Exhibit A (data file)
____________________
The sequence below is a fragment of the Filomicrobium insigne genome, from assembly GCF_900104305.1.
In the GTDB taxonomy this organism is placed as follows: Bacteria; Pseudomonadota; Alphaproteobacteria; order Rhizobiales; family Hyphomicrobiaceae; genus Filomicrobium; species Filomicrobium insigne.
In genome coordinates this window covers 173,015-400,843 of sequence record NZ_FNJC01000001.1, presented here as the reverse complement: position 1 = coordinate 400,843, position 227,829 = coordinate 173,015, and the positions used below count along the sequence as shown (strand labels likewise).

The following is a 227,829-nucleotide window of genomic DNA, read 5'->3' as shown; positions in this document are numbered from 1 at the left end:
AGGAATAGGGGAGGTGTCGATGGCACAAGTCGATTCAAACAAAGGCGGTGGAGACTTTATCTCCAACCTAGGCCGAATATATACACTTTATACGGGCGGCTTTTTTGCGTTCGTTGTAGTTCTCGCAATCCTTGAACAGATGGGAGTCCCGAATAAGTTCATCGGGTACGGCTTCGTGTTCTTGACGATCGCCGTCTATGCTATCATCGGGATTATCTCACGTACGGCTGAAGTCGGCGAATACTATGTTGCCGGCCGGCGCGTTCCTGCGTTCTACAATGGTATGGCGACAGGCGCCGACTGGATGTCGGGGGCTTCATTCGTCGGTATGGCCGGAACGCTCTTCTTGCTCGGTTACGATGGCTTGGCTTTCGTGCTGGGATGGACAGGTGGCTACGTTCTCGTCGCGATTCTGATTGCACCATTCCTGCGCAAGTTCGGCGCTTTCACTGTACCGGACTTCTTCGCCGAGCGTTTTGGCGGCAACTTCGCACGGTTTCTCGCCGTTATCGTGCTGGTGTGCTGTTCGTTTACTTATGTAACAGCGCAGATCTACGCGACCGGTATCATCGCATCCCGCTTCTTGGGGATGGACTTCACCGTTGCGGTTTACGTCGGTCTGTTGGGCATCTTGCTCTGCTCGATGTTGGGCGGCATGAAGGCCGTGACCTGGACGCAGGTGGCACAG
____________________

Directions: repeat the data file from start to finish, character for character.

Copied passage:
The sequence below is a fragment of the Filomicrobium insigne genome, from assembly GCF_900104305.1.
In the GTDB taxonomy this organism is placed as follows: Bacteria; Pseudomonadota; Alphaproteobacteria; order Rhizobiales; family Hyphomicrobiaceae; genus Filomicrobium; species Filomicrobium insigne.
In genome coordinates this window covers 173,015-400,843 of sequence record NZ_FNJC01000001.1, presented here as the reverse complement: position 1 = coordinate 400,843, position 227,829 = coordinate 173,015, and the positions used below count along the sequence as shown (strand labels likewise).

The following is a 227,829-nucleotide window of genomic DNA, read 5'->3' as shown; positions in this document are numbered from 1 at the left end:
AGGAATAGGGGAGGTGTCGATGGCACAAGTCGATTCAAACAAAGGCGGTGGAGACTTTATCTCCAACCTAGGCCGAATATATACACTTTATACGGGCGGCTTTTTTGCGTTCGTTGTAGTTCTCGCAATCCTTGAACAGATGGGAGTCCCGAATAAGTTCATCGGGTACGGCTTCGTGTTCTTGACGATCGCCGTCTATGCTATCATCGGGATTATCTCACGTACGGCTGAAGTCGGCGAATACTATGTTGCCGGCCGGCGCGTTCCTGCGTTCTACAATGGTATGGCGACAGGCGCCGACTGGATGTCGGGGGCTTCATTCGTCGGTATGGCCGGAACGCTCTTCTTGCTCGGTTACGATGGCTTGGCTTTCGTGCTGGGATGGACAGGTGGCTACGTTCTCGTCGCGATTCTGATTGCACCATTCCTGCGCAAGTTCGGCGCTTTCACTGTACCGGACTTCTTCGCCGAGCGTTTTGGCGGCAACTTCGCACGGTTTCTCGCCGTTATCGTGCTGGTGTGCTGTTCGTTTACTTATGTAACAGCGCAGATCTACGCGACCGGTATCATCGCATCCCGCTTCTTGGGGATGGACTTCACCGTTGCGGTTTACGTCGGTCTGTTGGGCATCTTGCTCTGCTCGATGTTGGGCGGCATGAAGGCCGTGACCTGGACGCAGGTGGCACAG